14 Jul 2012 2 Comments
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My own spiritual journey began when I picked up a copy of Paulo Coelho’s The Alchemist. It wasn’t the first “New Age” book I had read, but for the first time, I felt open to receiving the guidance within those pages.
I don’t know whether I was just in the right frame of mind when I came across this book or whether it was Coelho’s parable about life that spoke to me, but from then on, I felt compelled to take Coelho’s words to heart, and look inside myself.
Similarly, the following ten books have been largely influential for spiritual seekers all over the world.
While some are more timeless than others, each will likely inspire to further your own spiritual journey.
1. The Secret
Written by Melbourne television producer Rhonda Byrne, and based on a film she created in 2004 of the same title, The Secret tells of the laws of attraction: Asking for what you want, believing in what you want, and being open to receiving it.
With a historical basis in the 19th century New Thought movement; Byrne’s book has proven to be a cultural phenomenon, making the number one spot on the New York Times bestseller list.
While some consider the book little more than slick marketing and the re-packaging of many other spiritual beliefs, the book’s cultural significance cannot be denied. It remains to be seen whether Byrne’s The Secret will stand the test of time.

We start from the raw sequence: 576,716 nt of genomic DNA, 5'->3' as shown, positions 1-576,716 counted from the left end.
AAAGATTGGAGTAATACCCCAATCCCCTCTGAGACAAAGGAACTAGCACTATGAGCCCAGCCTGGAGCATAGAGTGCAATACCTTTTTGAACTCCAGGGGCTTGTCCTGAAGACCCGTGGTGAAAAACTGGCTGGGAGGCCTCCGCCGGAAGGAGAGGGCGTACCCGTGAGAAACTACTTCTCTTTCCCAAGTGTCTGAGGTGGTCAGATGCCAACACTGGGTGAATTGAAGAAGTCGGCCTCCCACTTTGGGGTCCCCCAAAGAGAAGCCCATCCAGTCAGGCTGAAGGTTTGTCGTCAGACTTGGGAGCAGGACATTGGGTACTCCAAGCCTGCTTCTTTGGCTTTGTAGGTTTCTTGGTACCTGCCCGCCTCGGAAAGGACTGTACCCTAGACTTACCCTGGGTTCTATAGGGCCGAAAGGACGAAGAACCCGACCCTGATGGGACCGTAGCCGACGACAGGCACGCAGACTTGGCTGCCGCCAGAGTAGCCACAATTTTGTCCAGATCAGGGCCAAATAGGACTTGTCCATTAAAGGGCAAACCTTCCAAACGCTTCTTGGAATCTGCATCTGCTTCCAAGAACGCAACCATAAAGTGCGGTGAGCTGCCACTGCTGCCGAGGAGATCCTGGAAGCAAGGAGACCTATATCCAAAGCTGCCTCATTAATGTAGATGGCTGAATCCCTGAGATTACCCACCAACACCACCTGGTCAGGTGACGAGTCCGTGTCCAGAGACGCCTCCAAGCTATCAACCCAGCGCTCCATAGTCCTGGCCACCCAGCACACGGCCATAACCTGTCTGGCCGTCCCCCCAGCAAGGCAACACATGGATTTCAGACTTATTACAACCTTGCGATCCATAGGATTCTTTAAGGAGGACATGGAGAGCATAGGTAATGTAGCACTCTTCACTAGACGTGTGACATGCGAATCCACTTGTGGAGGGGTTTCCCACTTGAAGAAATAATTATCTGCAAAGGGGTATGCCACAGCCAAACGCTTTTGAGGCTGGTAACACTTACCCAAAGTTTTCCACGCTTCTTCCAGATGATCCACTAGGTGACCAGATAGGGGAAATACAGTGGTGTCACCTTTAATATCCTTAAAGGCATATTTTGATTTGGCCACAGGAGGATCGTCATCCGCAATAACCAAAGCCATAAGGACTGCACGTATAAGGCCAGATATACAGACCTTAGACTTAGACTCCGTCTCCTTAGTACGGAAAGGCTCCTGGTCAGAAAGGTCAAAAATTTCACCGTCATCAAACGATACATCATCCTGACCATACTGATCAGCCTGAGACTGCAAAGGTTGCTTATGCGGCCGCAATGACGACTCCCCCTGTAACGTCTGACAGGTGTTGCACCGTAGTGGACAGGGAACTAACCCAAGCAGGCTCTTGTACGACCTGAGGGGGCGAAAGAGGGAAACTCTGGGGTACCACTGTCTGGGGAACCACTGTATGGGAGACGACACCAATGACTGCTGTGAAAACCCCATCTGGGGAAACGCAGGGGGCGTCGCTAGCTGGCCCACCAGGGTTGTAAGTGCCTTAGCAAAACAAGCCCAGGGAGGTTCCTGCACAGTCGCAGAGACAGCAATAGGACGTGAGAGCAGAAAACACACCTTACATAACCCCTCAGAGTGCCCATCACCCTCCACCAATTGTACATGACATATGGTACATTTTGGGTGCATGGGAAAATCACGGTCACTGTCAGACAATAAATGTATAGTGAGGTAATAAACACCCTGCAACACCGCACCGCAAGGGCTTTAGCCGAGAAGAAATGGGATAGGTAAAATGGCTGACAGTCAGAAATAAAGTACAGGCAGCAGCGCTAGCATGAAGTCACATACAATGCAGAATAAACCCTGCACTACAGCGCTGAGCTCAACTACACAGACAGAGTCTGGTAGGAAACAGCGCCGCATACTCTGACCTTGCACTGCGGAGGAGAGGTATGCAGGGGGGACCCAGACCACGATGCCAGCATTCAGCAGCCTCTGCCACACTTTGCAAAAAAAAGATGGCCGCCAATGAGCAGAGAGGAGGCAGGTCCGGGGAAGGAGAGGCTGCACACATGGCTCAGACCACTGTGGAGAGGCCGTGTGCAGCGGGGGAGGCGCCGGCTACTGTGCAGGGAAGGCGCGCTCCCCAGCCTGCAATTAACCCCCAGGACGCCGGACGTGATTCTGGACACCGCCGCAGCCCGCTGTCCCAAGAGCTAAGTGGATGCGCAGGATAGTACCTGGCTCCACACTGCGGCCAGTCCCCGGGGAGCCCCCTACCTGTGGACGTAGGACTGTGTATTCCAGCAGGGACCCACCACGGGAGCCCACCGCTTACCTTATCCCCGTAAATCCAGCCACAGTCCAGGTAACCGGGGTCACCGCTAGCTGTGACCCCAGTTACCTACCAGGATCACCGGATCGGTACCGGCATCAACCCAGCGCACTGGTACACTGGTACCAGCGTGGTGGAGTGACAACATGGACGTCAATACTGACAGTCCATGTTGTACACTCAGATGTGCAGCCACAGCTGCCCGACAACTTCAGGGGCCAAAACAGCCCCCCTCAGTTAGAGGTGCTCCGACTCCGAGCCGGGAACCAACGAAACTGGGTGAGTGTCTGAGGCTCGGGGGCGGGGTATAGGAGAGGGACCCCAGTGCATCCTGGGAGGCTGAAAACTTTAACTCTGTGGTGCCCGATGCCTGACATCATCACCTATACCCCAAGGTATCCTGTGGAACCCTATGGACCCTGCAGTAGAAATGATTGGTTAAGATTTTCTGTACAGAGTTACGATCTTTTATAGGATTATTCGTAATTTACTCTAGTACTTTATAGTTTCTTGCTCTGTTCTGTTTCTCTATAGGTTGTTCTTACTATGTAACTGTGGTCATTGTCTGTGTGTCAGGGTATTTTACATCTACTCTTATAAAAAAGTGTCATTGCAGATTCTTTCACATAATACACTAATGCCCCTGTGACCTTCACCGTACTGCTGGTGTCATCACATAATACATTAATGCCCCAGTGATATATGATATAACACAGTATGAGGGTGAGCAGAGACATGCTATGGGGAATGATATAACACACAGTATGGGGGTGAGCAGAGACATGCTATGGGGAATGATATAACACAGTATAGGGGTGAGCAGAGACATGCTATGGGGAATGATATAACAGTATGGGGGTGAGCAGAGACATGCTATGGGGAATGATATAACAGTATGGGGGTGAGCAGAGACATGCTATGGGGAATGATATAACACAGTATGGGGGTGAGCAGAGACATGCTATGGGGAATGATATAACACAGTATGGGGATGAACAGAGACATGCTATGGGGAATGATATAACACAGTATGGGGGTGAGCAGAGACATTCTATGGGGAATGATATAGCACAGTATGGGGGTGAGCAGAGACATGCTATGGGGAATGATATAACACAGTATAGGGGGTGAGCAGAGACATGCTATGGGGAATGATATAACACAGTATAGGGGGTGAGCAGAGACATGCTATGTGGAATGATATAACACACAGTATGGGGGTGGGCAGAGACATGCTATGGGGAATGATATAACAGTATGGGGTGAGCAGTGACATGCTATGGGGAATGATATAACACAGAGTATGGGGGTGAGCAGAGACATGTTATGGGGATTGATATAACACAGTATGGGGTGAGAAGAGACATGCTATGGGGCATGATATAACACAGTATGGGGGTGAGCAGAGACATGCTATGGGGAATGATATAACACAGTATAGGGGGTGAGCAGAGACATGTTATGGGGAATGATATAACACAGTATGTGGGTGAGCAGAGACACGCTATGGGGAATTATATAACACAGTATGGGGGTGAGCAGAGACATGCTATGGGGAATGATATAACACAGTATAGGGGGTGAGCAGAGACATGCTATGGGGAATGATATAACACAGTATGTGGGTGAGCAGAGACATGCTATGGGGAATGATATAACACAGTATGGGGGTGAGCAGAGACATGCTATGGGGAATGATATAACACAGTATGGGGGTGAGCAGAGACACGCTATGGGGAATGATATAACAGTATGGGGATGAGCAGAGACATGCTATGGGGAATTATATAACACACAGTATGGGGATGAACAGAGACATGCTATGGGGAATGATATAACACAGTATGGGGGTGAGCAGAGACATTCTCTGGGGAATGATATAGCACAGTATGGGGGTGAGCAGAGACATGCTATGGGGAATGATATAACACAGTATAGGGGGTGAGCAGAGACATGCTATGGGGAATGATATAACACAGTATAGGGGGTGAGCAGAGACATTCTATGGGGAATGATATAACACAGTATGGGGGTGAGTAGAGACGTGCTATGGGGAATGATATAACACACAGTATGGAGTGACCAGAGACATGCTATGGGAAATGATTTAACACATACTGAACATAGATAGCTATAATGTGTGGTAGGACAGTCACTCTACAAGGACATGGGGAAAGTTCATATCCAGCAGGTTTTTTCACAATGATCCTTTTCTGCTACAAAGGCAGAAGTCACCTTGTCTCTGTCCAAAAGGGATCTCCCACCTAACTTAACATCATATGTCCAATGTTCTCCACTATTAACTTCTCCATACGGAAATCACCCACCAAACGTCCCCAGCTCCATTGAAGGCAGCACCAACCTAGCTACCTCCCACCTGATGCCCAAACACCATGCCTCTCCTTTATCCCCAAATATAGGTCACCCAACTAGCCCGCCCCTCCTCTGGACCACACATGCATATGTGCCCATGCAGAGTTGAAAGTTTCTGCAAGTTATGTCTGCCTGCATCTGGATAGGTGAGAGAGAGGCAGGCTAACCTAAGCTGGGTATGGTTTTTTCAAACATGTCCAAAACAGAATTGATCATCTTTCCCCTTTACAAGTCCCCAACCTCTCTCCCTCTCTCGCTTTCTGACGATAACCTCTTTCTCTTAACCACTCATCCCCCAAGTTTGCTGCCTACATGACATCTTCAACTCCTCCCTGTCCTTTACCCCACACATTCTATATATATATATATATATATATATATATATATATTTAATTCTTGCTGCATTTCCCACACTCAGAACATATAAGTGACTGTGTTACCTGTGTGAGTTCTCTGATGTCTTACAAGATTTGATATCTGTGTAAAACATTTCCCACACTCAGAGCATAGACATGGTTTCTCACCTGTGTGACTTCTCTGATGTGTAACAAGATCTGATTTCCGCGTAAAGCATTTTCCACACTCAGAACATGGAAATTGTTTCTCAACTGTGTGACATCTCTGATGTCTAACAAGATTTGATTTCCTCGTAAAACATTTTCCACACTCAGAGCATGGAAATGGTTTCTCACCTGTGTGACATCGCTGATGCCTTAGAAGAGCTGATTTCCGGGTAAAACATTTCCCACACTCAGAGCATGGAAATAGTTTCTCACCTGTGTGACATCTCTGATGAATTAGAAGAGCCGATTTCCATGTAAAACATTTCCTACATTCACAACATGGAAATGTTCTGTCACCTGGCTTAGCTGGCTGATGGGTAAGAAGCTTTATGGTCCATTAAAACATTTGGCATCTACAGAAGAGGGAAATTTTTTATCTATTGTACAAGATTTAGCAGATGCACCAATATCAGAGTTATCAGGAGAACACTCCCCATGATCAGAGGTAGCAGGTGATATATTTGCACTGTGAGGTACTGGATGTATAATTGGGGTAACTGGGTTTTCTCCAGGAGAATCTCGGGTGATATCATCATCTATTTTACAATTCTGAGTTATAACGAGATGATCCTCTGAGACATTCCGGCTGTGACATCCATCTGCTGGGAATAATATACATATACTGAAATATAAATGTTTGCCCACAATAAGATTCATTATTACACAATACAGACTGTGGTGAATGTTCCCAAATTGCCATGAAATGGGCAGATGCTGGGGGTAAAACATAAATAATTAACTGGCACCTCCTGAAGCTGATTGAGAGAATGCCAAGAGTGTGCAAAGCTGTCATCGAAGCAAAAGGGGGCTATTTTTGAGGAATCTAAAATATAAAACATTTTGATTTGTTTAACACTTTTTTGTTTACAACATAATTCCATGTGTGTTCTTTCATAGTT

2. The Celestine Prophecy
In 1992, author James Redfield wrote and self-published his first book, The Celestine Prophecy. Since its initial publishing, it has gone on to become the most successful self-published novel ever.
The book is part adventure story (think The Da Vinci Code) and New Age spiritual novel. The book details one man’s journey through Peru as he uncovers nine spiritual insights.
While many have found the plot corny, the insights within captivate the reader into shifting their perspective.
3. The Alchemist
Paulo Coelho’s The Alchemist tells the simple tale of a shepherd who journeys to the pyramids of Egypt to find his treasure is truly timeless. The lessons told of the discovery of your personal legend, being your one true purpose, and of understanding omens, are ones that speak to all people regardless of religion.
4. The Art of Happiness: A Handbook for Living
Inspired by the Dalai Lama’s joyful nature despite the political situation in Tibet, author Howard Cutler wanted to write a spiritual book focused towards a Western audience.
The Art of Happiness talks about the importance and attainability of happiness in everyday living. The purpose of life is to find happiness, which is determined by one’s mental state, despite outside circumstances.
This is a book likely to stand the test of time because it speaks to people without the use of spiritual rules or religious guidelines.
5. A New Earth: Awakening to Your Life’s Purpose
In spiritual teacher Eckhart Tolle’s book, A New Earth, the author talks about reducing the ego as a means to feeling the abundance of life, because the ego is the source of all inner and outer conflict.